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USA Today reports that General Mills is recalling "an estimated 1.8 million boxes of its Cheerios and Honey Nut Cheerios cereals due to an incident that may have added wheat into products labeled as gluten free ... This recall includes four days production of original Cheerios and thirteen days of production of Honey Nut Cheerios at that California facility."

"Our Lodi production facility lost rail service for a time and our gluten-free oat flour was being off-loaded from rail cars to trucks for delivery to our facility on the dates in question," writes Jim Murphy, president of General Mills’ cereal business, on a company blog. "In an isolated incident involving purely human error, wheat flour was inadvertently introduced into our gluten-free oat flour system at Lodi."

Executive Suite

• Donald G. Alvarado, the longtime general counsel at Smart & Final - he's been with the company for almost three decades, most of the time in that role - has announced his retirement. The exact date of his departure has not been determined; Alvarado expects to stay with the company long enough to assist in a transition once his successor is named.

KC's View: I don't often report on retirements here, but it so happens that I know Don Alvarado a little bit ... we actually graduated from Loyola Marymount University the same year (1977), and he serves on LMU's Board of Regents. I don't remember meeting him when we were students, but I have since ... and he's a great guy.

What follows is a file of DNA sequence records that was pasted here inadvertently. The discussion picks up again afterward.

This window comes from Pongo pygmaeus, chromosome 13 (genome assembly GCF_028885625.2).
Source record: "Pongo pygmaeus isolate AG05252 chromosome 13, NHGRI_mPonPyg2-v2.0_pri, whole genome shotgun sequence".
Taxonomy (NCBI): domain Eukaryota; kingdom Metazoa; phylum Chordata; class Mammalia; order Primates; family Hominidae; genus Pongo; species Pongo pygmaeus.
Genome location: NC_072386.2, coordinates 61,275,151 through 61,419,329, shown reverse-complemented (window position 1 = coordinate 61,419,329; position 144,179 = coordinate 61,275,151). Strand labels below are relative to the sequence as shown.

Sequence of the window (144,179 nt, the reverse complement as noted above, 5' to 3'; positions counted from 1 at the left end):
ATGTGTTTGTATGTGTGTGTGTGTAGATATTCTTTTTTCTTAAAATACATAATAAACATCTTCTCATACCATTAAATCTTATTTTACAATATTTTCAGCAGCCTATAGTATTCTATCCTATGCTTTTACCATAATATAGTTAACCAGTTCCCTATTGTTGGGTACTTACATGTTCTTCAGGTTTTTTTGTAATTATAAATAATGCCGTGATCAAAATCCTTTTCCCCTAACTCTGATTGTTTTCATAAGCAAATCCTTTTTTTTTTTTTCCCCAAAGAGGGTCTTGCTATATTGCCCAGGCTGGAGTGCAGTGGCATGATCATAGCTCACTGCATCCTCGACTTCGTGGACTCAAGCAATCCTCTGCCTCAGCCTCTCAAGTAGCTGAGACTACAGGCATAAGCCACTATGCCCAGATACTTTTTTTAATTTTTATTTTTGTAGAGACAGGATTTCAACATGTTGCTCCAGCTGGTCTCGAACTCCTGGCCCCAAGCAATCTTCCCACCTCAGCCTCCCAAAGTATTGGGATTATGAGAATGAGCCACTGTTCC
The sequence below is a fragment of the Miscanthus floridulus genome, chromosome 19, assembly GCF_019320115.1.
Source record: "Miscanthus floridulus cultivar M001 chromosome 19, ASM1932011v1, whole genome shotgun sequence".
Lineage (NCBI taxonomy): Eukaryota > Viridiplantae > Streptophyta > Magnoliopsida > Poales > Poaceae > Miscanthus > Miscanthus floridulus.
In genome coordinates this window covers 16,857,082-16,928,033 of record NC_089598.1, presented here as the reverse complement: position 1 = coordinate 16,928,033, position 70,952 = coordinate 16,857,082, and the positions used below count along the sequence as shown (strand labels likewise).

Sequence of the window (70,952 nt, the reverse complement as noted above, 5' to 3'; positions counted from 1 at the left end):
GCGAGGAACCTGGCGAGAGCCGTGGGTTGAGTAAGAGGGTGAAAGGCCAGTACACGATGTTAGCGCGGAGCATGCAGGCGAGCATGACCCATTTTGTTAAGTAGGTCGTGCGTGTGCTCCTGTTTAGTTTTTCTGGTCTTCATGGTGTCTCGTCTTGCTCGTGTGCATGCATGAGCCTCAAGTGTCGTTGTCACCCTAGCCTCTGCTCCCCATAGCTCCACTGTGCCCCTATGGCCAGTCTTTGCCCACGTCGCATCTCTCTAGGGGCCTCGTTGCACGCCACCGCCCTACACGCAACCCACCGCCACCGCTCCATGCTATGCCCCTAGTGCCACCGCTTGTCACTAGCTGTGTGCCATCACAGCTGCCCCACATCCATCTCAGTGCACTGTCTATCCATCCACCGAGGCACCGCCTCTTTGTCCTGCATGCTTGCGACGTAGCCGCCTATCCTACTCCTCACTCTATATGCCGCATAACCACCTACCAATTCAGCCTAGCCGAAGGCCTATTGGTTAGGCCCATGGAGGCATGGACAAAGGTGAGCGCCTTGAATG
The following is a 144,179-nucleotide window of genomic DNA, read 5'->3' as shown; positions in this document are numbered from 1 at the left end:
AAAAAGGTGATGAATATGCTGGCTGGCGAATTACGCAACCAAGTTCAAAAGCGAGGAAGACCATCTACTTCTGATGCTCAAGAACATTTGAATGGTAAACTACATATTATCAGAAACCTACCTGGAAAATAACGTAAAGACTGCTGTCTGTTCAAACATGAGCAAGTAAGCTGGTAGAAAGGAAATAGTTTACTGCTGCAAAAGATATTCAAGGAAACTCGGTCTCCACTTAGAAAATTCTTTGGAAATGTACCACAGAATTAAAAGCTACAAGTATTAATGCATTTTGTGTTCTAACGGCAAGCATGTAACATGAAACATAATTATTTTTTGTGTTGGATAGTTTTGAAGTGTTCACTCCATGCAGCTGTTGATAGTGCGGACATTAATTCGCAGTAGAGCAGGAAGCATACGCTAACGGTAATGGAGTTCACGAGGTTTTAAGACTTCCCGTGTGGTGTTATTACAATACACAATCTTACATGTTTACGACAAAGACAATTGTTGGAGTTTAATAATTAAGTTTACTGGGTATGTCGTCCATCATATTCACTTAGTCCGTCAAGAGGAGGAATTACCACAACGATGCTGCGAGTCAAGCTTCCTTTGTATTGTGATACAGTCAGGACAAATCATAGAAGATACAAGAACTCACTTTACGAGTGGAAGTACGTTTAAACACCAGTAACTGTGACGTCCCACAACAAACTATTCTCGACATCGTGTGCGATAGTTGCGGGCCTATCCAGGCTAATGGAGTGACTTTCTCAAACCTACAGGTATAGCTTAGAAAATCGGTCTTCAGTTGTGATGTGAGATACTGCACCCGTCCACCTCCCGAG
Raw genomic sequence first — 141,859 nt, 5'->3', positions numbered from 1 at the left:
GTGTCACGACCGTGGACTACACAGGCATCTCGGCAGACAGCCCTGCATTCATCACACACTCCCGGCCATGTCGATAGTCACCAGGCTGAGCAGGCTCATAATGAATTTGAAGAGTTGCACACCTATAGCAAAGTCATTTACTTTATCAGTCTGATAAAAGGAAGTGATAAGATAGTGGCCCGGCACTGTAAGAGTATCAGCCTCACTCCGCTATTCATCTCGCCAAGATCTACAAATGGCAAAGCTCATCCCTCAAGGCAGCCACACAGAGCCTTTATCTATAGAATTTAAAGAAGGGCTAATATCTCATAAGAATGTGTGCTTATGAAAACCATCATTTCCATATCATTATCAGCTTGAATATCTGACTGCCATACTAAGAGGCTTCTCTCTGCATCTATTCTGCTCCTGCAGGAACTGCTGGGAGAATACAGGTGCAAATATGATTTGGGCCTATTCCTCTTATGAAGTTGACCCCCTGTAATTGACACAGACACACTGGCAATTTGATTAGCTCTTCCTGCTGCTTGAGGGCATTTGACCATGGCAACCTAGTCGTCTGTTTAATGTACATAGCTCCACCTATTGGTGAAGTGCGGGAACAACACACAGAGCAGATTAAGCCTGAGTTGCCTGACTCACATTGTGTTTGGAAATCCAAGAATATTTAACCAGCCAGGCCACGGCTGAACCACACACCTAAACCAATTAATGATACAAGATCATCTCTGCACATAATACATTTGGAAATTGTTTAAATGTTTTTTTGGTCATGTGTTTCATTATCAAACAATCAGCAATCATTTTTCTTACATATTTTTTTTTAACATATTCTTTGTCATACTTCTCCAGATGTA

I just don't understand how someone so young can decide to retire ... I hope he does some teaching, because I think he'd be terrific at it.

Your Views: Long-Sighted Views

We had a story the other day about a Bloomberg piece saying that "in time for the holiday season, UPS is rolling out to 100 cities a program that requires people in some neighborhoods to fetch packages at nearby locations -- such as a druggist or dry cleaner -- if they weren’t home to meet a driver. UPS says the service, introduced a year ago in New York and Chicago, will trim costs by ending second and third delivery attempts, and can save consumers a trip to a distant customer center."

I commented, in part:

This strikes me as being a total money play, as UPS tries to get out of the service business as much as they possibly can. It would be a lot more customer-friendly to, when UPS drivers leave a note saying that they've been there but could not deliver the item, people have the option of choosing a local retailer and having the package delivered there. It ought to be up to the consumer, not the delivery service ... but it seems to me that UPS wants to be in the efficiency business, not the effectiveness business.

But one MNB user thought I was being short-sighted:

No doubt there are real cost savings for UPS.

There are other benefits. The trucks will be on the road for fewer miles.

Have you thought about: (a) Less pollutants in the air? (b) Reduction in  traffic jams, especially in cities? (c) Faster delivery of packages because drivers are not wasting time making 2nd delivery attempts? (d) Happier customers, since people will be much less frustrated  (not having to wait another day or more to get their packages)?

Customers only will be happier if they get what they paid for - and if I paid to have a package delivered to my home of officer, and I have to drive somewhere to pick it up, I'm not going to be so pleased.

I'm just saying that this ought to be an opt-in program ... not one imposed on customers.